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What We Learned About the Work of Public School Teachers from the National Teacher and Principal Survey

The National Teacher and Principal Survey has released its 2015-16 report that represents the 3,555,600 public school teachers and principals working in the United States. The report provided insight into how much time teachers spend working versus their required number of work hours and where they feel they have an influence in the climate of their schools.

Among public school teachers and principals, on average, full-time teachers spent 53 hours per week on all school-related activities. This included 27 hours spent in the classroom delivering lessons to students. In order to receive a base full-time salary, teachers were required to put in an average work week of 38 hours.

There were no significant differences in the average number of hours worked during the week for teachers at charter or traditional public schools, as well as school level. Charter school teachers worked an average of 54.4 hours while traditional public school teachers put in 53.2 hours. Elementary and middle school teachers both worked an average of 52.9 hours, while high school teachers worked an average of 54 hours.

That base salary for full-time teachers during the 2015-16 school year equated to an average of $55,100. Traditional public schools overall paid their teachers better, with the average full-time salary being $55,600, compared with $47,000 for charter school teachers. As far as teachers who earned extra money for additional activities from their school system, the average take-home was $2,600 a year. The average amount earned from jobs outside the school system by public teachers was nearly double with an average take-home income source of $5,100.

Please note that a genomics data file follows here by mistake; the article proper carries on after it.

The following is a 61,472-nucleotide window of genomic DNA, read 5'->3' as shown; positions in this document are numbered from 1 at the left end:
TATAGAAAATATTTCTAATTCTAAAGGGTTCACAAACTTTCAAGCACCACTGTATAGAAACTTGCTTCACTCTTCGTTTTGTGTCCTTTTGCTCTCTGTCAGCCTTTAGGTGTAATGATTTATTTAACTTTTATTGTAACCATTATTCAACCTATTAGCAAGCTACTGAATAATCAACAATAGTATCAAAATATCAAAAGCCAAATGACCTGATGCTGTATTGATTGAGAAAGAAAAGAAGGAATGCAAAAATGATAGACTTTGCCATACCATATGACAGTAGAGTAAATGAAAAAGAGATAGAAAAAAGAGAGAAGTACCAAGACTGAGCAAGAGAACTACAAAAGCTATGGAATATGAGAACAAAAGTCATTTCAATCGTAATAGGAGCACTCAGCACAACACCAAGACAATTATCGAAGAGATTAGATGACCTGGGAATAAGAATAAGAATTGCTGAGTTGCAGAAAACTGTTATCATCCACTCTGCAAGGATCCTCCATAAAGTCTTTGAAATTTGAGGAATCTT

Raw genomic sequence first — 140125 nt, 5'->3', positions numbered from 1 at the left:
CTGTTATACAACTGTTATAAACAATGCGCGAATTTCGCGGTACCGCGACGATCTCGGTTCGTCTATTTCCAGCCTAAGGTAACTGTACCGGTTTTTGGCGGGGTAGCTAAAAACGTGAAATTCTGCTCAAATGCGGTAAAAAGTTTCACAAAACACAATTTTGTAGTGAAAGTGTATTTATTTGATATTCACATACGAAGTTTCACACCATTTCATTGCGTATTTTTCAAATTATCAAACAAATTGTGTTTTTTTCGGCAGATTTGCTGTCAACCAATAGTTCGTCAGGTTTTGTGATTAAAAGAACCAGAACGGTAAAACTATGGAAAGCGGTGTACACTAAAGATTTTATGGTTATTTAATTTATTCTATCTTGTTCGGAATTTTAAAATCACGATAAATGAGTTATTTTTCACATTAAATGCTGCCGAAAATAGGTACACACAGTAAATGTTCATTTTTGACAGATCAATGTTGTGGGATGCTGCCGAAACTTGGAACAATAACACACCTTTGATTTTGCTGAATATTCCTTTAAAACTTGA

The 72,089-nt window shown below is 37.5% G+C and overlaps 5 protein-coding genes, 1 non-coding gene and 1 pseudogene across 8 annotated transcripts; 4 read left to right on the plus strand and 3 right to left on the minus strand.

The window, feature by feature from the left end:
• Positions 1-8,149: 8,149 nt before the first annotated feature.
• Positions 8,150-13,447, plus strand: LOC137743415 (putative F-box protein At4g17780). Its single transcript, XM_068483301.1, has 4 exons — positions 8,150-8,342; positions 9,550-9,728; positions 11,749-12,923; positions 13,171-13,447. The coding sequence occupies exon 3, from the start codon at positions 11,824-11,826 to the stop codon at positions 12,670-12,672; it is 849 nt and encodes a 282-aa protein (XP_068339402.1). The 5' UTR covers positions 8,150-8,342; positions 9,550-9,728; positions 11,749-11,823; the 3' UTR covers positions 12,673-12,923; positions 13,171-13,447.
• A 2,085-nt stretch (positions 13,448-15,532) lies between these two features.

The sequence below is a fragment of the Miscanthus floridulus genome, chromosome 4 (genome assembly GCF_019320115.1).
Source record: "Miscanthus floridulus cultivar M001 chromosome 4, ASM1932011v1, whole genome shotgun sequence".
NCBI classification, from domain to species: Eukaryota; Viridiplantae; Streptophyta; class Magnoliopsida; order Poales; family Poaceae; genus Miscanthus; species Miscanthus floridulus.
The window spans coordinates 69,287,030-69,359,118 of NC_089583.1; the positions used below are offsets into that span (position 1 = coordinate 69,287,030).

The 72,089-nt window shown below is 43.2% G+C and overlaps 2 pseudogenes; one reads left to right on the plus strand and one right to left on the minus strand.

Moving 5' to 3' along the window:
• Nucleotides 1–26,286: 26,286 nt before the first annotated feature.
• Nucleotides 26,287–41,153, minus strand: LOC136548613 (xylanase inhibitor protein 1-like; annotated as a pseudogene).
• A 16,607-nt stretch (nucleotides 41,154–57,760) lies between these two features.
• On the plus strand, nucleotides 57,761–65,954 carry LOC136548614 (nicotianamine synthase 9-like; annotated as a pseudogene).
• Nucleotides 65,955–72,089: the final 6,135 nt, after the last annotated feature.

An overall majority (84 percent) of public school teachers said they felt they had some sort of influence on establishing the curriculum. Though it should be noted that teachers who reported “minor influence,” “moderate influence,” or “a great deal of influence” were considered to have reported having “any influence.” So the amount of influence teachers feel they have on curriculum was significantly varied.

As for the areas where public school teachers felt they had an influence, 74 percent thought they had any influence on setting the discipline policy and 60 percent thought they had an influence on hiring new full-time teachers. Fifty-three percent of the teachers felt they had an influence on impacting the school’s budget decisions and 81 percent felt they had influence over student performance standards. Eighty-two percent of teachers also felt they had an influence on the content of school in-service programs.

When it came to control of the classroom and student evaluation nearly all teachers (98 percent) felt they had control over evaluating grades and determining students’ homework load. Eighty-five percent of teachers responded that they had control on selecting teaching topics and instructional materials.

Sponsored by the National Center for Education Statistics, the National Teacher and Principal Survey is a representative sample survey of K–12 public school principals and teachers across all 50 states and Washington, D.C. Sampling was done on an ongoing basis with an average of six to eight teachers sampled per school with a maximum of 20 teachers, so as not to cause too much disruption. Nearly 40,000 public school teachers participated via mail-based and internet surveys, as well as phone and in-person interviews.


Article by Joel Stice, Education World Contributor

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